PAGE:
Modern thought is structured, according to Guardini Guardini, R.

    Nature, what we encounter or what is given to us, is transformed by the human subject, and this is what produces culture. From the time of the Renaissance onwards, however, the subject is commonly perceived as superior to and autonomous with respect to nature. As a result, culture, produced by the subject, is itself seen to be superior to nature, ultimately occupying its place.

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    Storia della filosofia del diritto. Bologna : Il Mulino. Humans are meant to transform the world, freely following each and every desire and imagination, setting aside the constrictions of nature. Perforce, ecology becomes an issue. One and the other would have a very different meaning and profile if God or man were not as they are. Yet both faith and culture involve two inseparable elements: transmission and content. And both have a content, a vision, a doctrine, an intuition, that stands in need of interpretation and comprehension.

    Faith which arises from divine revelation, and culture which springs from the human spirit, invariably interact with one another. Jaunuary Fides et ratio. Paris : Flammarion. The roots of the term, through Old French, are to be found in the Latin term calumniari , to calumniate, that is not just to accuse or object, but to accuse falsely Glare Glare, P.

    Within our present-day dynamic of culture, progress and change, however, the term is generally considered in a highly positive way. People, cultures, lifestyles and religions, we are told, ought to be challenged , not just confirmed, they should be made to face up to their potential, to their errors and responsibilities, even to their vocation. It should be clear, however, that this semantic shift appears in the context of a new anthropology, in which the truth about humans is not fully available or established in the here and now or presentness of their lives, but is ahead of them, beckoning them, urging them to improve, to grow, to surpass their present achievements.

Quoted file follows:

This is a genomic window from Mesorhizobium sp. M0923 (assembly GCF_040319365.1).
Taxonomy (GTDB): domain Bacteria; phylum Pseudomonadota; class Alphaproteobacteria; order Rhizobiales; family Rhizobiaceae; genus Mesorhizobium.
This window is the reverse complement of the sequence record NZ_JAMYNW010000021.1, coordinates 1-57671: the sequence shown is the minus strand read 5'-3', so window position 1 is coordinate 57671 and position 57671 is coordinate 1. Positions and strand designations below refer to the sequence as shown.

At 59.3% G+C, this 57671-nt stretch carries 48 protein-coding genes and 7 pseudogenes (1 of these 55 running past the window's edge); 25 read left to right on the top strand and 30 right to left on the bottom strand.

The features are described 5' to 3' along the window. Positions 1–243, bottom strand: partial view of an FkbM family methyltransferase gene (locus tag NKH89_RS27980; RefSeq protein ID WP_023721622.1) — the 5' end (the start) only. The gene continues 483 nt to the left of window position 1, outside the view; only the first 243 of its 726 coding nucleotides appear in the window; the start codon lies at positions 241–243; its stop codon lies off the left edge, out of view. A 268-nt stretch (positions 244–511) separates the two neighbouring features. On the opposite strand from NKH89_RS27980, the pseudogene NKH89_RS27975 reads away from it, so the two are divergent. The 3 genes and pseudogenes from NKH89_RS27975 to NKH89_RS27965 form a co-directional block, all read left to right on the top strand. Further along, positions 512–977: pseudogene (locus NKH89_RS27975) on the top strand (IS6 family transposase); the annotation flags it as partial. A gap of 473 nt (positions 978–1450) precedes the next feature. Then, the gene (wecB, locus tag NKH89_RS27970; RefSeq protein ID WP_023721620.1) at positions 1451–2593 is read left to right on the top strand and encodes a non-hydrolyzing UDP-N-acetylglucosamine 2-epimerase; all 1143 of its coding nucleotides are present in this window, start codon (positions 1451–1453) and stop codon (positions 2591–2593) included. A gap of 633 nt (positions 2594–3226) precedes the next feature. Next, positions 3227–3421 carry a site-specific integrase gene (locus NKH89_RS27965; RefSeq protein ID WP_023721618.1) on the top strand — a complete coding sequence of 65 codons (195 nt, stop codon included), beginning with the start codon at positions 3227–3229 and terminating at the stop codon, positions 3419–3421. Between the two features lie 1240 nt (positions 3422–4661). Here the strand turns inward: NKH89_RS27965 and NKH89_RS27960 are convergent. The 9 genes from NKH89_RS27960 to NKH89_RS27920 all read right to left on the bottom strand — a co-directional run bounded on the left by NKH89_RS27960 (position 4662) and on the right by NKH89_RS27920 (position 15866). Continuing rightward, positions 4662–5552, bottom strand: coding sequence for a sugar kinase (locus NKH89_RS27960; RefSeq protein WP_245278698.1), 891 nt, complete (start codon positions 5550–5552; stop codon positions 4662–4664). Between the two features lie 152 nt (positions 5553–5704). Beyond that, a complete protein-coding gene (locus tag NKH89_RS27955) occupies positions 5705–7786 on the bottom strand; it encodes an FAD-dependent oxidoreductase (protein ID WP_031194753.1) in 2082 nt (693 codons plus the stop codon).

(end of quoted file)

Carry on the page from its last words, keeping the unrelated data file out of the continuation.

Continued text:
Should things be as they are now, that is simply unchangeable, blocked and bound within an eternal return, culture would be no more than nature, and challenging it would constitute a form of sterile or destructive defiance. Before considering present-day cultural challenges to faith , we need to ask what contributions Biblical faith has made to human culture in the first place, that is, how faith has influenced culture. In it he pointed out seven distinctive anthropological affirmations that mark Judeo-Christian faith and tradition, clearly present in Scripture, with powerful, world-changing ethical ramifications.

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    All of them have both challenged and left their mark on the culture of the societies they were present in. His point of reference is principally the Hebrew Scriptures, the Old Testament, but of course the same positions are to be found substantially in the New. They are as follows. In a single move Biblical religion eliminates elitism and establishes equality. This constitutes a powerful ethical and anthropological message. Respect for life from beginning to natural end is central to Biblical belief.

    The latter is common in societies where people are seen to behave well or badly, thus incurring in honour or shame before the community. For the former the act is right or wrong, whereas for the latter the person is good or bad. For the former, repentance, rehabilitation and forgiveness are possible. For the latter people are exalted or condemned perpetually. Ruth Benedict Benedict, R. The Chrysanthemum and the Sword.

    Patterns of Japanese Culture. Shame and Necessity. Una riflessione sulle strutture di sostegno del matrimonio e della famiglia. La questione antropologica, edited by H. Franceschi , 49 — Roma : Edusc.